GLENN: Oh, I know. I agree. Nobody is offended by that.
COLIN: They see an opportunity. They see an opportunity to take down someone that speaks a different language than them.
GLENN: Yep. Yep.
COLIN: So to me -- I'm sorry. Go ahead.
GLENN: So to you --
COLIN: I was going to say, so to me, it's just, I understand people's fear, but I'm also kind of getting exhausted by being their proxy because I know they're out there. And, you know, I was so happy that a few people came to my defense in such a way. And people that are not even conservative.
A buddy of mine, David Jaffe, who is a well-known game developer. He makes the game -- he was responsible for the games Twisted Metal and God of War. These are very big games. Came out and said -- basically, I'm just paraphrasing. But, what is everyone's problem here?
So there are even people on the left. He's a very liberal person. That are concerned about that as well. But San Francisco, specifically, is as cartoonish, if not more so, than people think it is.
GLENN: Hey, I would be -- it would be wrong of me to have you on because a lot of people that listen to you don't like me because I have said, quoting, colonel -- I'm trying to remember his name. He wrote On Killing. And he is one of -- he is the leading expert on killing and has developed all these programs for the Pentagon to be able to get people to have a positive shooting experience. How do we get guys to shoot when they first get off the back of an airplane? Et cetera, et cetera.
And he has said -- and his research shows that video games help break down a mental wall that -- they don't make you into a killer. But they break down a mental wall where it makes it easier for you to kill.
And that is somehow very controversial for me to even say. I don't believe video games make you into a killer. I think you have something inside of you or don't have something inside of you. But it does break down a wall.
Do you want to tell me off for that? I want to give your fans an opportunity to say, "Yeah, all right. You told him."
COLIN: I mean, I have no interest in telling anyone offering a differing opinion or whatever like that. But to me, I'm not an expert, and I haven't read the work you're talking about.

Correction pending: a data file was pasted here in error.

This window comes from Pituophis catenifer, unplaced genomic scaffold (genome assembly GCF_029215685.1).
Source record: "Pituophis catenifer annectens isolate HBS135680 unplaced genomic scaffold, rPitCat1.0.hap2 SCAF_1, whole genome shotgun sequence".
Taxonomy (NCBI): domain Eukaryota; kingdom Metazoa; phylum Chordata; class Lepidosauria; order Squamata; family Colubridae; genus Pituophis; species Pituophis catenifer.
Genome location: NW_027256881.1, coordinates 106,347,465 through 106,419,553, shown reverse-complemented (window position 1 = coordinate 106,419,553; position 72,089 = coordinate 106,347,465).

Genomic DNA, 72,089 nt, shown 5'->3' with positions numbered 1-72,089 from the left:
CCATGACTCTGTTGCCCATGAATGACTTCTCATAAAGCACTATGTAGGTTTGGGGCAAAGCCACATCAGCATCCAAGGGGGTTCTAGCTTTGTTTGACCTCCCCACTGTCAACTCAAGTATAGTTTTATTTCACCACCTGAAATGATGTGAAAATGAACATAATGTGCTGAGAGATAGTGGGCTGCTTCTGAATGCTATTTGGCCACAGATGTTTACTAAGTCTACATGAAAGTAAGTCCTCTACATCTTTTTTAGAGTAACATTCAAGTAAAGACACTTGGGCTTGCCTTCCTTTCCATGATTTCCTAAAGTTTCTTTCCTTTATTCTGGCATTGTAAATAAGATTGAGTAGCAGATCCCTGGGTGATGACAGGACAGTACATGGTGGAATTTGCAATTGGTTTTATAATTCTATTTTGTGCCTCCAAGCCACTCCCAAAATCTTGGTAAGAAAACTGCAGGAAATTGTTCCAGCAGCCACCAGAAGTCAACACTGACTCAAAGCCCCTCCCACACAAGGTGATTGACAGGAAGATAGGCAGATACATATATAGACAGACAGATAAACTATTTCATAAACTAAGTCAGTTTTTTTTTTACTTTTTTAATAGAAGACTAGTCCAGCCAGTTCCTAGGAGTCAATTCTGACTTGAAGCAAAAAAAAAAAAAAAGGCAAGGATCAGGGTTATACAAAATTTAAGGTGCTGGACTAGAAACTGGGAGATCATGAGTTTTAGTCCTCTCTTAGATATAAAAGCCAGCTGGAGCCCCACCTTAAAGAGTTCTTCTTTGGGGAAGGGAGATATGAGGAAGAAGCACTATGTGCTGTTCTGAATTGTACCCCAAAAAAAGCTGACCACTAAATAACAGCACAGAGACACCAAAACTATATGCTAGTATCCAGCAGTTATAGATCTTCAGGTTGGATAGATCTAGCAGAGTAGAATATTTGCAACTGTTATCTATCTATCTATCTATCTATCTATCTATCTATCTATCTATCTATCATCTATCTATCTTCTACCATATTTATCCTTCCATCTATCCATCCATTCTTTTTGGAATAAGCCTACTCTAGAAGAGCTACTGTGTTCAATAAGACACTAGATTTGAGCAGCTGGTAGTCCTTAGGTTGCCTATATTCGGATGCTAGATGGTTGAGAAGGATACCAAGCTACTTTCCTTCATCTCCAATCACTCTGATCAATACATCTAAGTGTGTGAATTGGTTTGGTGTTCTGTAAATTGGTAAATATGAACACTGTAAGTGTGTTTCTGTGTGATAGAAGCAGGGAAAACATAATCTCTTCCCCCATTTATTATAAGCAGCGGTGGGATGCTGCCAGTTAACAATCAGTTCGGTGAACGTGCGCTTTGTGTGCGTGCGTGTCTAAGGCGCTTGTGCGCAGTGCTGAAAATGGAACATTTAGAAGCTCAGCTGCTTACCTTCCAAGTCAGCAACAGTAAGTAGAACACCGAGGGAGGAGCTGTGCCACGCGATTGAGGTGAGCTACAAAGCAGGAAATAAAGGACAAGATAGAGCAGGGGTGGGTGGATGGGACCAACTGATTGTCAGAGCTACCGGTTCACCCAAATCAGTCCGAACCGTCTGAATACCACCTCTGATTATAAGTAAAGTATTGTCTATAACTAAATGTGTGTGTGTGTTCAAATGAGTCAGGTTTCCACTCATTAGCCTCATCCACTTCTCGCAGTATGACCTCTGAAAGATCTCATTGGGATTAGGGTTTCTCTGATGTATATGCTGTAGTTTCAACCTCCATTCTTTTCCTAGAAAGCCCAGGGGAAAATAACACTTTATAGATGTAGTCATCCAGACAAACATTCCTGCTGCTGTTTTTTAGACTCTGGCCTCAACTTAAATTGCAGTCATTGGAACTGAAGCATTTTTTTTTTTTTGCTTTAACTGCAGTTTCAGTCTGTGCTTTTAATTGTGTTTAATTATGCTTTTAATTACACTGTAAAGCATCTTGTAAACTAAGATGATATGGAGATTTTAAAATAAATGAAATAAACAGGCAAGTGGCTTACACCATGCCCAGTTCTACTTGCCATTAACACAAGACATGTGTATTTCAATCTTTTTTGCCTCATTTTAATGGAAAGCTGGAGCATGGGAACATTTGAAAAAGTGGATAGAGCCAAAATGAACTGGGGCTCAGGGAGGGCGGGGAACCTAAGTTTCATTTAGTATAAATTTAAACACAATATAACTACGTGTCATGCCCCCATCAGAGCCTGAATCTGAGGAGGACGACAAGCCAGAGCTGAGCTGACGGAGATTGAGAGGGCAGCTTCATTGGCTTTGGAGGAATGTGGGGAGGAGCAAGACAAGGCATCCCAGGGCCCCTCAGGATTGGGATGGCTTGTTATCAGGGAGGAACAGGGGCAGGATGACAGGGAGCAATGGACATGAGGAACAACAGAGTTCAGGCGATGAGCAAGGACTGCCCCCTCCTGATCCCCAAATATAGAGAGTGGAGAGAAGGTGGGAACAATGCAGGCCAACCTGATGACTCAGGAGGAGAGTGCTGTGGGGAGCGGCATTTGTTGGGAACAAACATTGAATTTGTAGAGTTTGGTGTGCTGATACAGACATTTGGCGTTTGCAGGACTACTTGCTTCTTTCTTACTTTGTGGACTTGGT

COLIN: What I will say is that, it doesn't -- it doesn't I believe -- for me to say that if a person plays Grand Theft Auto 5 and he might already have some preexisting mental condition or some preexisting propensity, as you said, to do something already that, running around in a car, murdering people with it, might set that person off, is that possible? I'm sure that it probably is.
But I try keep the numbers in balance. This is actually a similar argument to what I use with the right to own a gun, which is to say Grand Theft Auto 5, which is a very violent, very provocative game, had sold 70 million units around the world, one of the best-selling games of all time. If there are five people that play Grand Theft Auto 5 and go on to kill someone because they're inspired by that, I know it sounds kind of strange, but that's a really almost mathematically insignificant number of people, if that makes any sense.
GLENN: Yes. Yes.
COLIN: Similarly to a person that has access to a gun. Should none of us have access to a gun because a mentally unstable person has access to a gun and kills himself? I always defer -- you know, it's like an old Benjamin Franklin quote, you defer to liberty over kind of security, in that regard. And so I take a similar stance there. Can something like that set someone off? Of course. I'm sure that's possible.
GLENN: Colin. Colin, I would love to talk to you again. Colin Moriarty. He is the cofounder of kindafunny.com.
It's great meeting you. Really great meeting you. Thanks, Colin, I appreciate it.
COLIN: Thank you so much, Glenn. I appreciate it.